Sore Feet

I’ve experienced multiple physiological changes since quitting my job two months ago; most of them positive, and most of them expected. I’m less stressed, better rested, fitter, and generally happier (everything you might expect from someone who’s been on vacation for two months).

However, a little change I didn’t expect to feel after quitting my job has been not in my head or my heart but in my feet.

Every morning when I put my feet on the ground, and sometimes during the day after a long period of sitting, I notice an ache at the tops of my arches and the pads of my feet.  At first, I assumed it was my foot muscles getting used to the new work of grabbing on to flip-flops, which I began to wear constantly and enthusiastically at the start of summer.  Then, once I quit my job and started long weeks of road tripping and multiple 10-mile hikes every week, I assumed that my feet were just tired from all the extra walking.  But for the last three weeks or so, I’ve been bumming around at home, less active than when I was touring the national parks, doing plenty of sitting, lounging, lying around, and generally being lazy; yet I still feel my feet grumble for a few seconds after I get up.

I could be wrong about this, but I wonder if it’s my feet getting used to actually being walked on again.

This is the first time in six years that I haven’t spent most of my days sitting for 9-10 hours every day. I loved my last job (that’s part of what made it so hard to decide to go), but the best way for me to be productive and effective was to glue my butt to my office chair for as many hours at a time as I could manage.  Maybe the reason my feet complain now is that they forgot what it feels like to be walked on at regular intervals – even if it’s just a trip to the grocery store, or walking up the stairs at the library, or moving across the patio as the sunlight shifts.  Could it be that even the small amount of walking required to be an unemployed bum is more activity than I was getting as an office worker?

I don’t want to be too dramatic here.  Maybe my feet are sore because I sold out to The Man (okay, my last employer was not The Man, but rather a well-run and compassionate organization – but you get my point) and now I’m breaking free of the system and my feet are learning how to walk again; or maybe I should just have invested in better-quality flip-flops.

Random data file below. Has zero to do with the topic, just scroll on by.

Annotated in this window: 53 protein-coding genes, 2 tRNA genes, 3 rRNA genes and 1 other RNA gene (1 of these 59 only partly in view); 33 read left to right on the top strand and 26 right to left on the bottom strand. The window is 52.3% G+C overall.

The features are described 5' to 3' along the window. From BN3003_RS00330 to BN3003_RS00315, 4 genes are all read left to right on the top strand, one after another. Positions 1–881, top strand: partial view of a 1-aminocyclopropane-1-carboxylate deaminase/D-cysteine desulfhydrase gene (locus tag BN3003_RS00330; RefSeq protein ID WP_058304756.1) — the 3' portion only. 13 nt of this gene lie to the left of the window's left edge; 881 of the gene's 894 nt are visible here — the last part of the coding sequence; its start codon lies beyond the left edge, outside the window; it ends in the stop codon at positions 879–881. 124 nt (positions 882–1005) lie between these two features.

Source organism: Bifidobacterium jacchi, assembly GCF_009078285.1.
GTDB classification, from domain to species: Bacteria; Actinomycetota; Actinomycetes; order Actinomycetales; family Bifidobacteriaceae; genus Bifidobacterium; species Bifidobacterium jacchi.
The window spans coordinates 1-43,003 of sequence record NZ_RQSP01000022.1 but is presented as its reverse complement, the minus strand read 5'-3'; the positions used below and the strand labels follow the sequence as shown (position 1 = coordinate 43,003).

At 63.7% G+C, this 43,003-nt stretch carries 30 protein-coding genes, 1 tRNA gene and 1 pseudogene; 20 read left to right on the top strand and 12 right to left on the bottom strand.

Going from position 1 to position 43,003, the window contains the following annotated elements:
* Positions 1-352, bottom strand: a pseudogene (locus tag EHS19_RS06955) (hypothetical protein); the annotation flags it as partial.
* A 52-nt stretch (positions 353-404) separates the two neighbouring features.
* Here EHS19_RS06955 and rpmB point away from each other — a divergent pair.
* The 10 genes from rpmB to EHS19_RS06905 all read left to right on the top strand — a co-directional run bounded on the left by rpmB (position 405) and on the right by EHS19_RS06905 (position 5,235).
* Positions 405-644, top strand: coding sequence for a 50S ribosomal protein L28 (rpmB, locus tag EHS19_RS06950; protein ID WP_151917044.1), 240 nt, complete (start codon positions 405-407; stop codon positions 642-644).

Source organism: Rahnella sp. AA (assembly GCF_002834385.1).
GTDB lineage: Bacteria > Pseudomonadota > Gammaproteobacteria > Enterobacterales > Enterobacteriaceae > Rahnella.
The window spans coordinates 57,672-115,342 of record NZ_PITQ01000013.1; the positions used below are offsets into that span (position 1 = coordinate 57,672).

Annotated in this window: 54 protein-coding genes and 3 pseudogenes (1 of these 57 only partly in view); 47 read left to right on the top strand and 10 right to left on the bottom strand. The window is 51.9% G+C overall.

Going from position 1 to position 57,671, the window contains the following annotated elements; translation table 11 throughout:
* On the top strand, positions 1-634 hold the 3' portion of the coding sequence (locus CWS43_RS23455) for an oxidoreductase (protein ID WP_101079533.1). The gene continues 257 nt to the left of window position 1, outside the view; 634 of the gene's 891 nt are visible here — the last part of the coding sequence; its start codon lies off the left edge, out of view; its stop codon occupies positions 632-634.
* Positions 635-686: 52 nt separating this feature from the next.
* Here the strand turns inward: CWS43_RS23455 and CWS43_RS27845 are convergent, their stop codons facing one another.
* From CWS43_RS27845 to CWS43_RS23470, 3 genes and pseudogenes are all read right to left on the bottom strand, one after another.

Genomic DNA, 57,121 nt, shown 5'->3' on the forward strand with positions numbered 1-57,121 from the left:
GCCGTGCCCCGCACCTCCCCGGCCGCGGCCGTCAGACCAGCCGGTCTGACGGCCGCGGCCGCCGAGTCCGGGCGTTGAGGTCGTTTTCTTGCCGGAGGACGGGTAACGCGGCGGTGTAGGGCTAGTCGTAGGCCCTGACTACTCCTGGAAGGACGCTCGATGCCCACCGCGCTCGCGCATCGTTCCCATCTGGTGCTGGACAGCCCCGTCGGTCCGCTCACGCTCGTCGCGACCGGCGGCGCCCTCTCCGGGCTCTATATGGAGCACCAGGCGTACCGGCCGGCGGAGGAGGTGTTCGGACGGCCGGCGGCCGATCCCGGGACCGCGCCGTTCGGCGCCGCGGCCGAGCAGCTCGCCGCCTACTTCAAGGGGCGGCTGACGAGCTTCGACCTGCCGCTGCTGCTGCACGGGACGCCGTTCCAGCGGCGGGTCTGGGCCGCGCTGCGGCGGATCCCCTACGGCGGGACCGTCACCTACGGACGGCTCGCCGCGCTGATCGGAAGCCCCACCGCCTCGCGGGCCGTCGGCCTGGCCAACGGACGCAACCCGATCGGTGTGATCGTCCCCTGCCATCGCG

Either way, the pain in my feet has made me think about the changes that have taken place in my life over the past two months. Noticing the benefits to my physical and mental well-being, including my hardening feet, has made me question whether working at a standard 9-5 company job (something neither of my parents do) was the right fit for me in the first place.  I’m enjoying more positive changes than I thought I would, and many that I didn’t expect to feel nor realized were missing from my previous life.  Now I’m questioning whether I would like to go back to that lifestyle with its upper-middle-class benefits (cushy salary, job security, amazing healthcare, 401k, flexible hours). Would I be happier in a job that might keep me in a lower tax bracket, but would ultimately prove healthier for my body and mind, involve more meaningful and creatively challenging work, and give me the opportunity to live out a less conventional lifestyle?

In short: were all the benefits of a cushy job worth forgetting how to walk? And what other things would I have eventually forgotten how to do, without realizing I was giving them up?

NB: I realize that this post, my feelings about leaving my job, and my decision to quit my job in general kind of put me in the Entitled Millenial 20-something camp.  I welcome comments, criticism, and discussion on the motivations of the millenial generation, of which I guess I am one.